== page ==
Canadian Forest Service Publications

The biology and pheromone-based monitoring of the dried fruit moth, Vitula edmandsae serratilineella (Lepidoptera: Pyralidae). 1984. Scott, C.; Winston, M.; Slessor, K.N.; King, G.G.S.; Grant, G.G. The Canadian Entomologist 116: 1007-1013.

Year: 1984

Issued by: Great Lakes Forestry Centre

Catalog ID: 22377

Language: English

CFS Availability: PDF (request by e-mail)

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Abstract

In western Canada, three wax-infesting moth species are serious pests of honey bee products, Vitula edmandsae serratilineella Ragonot, Achroia grisella (F.), and Plodia interpunctella (Hübner). The latter two species are found only in the Fraser Valley of British Columbia, while the driedfruit moth (sometimes called the bumble bee wax moth), V. edmandsae, is found throughout western Canada.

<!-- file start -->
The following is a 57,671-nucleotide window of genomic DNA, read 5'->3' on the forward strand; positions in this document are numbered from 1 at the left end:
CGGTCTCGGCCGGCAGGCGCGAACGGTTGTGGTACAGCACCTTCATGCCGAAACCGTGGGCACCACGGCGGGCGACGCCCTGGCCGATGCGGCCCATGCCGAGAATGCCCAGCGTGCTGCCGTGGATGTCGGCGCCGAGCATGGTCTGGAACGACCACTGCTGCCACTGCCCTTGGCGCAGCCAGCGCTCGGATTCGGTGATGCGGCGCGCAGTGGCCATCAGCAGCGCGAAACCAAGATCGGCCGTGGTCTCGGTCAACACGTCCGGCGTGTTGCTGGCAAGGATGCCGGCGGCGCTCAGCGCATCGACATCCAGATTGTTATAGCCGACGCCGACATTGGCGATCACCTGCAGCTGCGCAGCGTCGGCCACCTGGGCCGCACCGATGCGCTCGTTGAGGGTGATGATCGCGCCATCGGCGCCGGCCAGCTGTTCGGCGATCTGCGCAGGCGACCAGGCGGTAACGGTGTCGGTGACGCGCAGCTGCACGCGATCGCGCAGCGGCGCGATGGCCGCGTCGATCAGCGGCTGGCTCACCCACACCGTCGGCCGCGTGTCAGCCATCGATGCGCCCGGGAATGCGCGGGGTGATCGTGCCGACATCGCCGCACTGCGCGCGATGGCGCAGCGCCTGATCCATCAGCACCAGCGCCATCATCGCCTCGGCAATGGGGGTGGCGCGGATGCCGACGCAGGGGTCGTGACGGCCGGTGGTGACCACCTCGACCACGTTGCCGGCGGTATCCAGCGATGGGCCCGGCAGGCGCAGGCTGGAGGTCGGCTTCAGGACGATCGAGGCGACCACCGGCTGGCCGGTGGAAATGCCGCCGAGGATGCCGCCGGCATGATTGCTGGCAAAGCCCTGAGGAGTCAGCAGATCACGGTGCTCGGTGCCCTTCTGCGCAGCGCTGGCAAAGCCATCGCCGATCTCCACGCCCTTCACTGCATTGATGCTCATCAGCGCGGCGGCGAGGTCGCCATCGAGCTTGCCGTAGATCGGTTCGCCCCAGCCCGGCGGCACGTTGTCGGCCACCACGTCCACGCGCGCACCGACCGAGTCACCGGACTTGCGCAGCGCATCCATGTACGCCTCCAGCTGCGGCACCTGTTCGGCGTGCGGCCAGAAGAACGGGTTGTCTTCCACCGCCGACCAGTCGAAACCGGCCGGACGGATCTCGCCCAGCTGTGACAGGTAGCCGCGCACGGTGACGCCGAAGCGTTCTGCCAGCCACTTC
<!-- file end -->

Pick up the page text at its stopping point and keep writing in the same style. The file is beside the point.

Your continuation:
Three female-produced pheromone components of V. edmandsae were identified as (Z,E)-9,12-tetradecadien-1-ol, (Z)-9-tetradecen-1-ol, and (Z)-11-hexadecen-1-ol, and field tested. Pheromone baits were used in traps outdoors and in bee equipment storage facilities in the Fraser and Okanagan valleys of British Columbia. The peak indoor trapping period occurred during May in the Okanagan Valley, while catches in indoor traps in the Fraser Valley were negligible throughout the entire trapping period. Catches in outdoor traps peaked during July in both regions. Traps baited with (Z,E)-9,12-tetradecadien-1-ol, alone or in binary combination with (Z)-11-hexadecen-1-ol, were significantly more attractive to male V. edmandsae than all other treatments tested. At one apiary, cumulative moth catch from a trap line 1.0 m from hives was significantly greater than that from a trap line 4.5 m away. The results suggest that a pheromone-based monitoring and control program for V. edmandsae is feasible.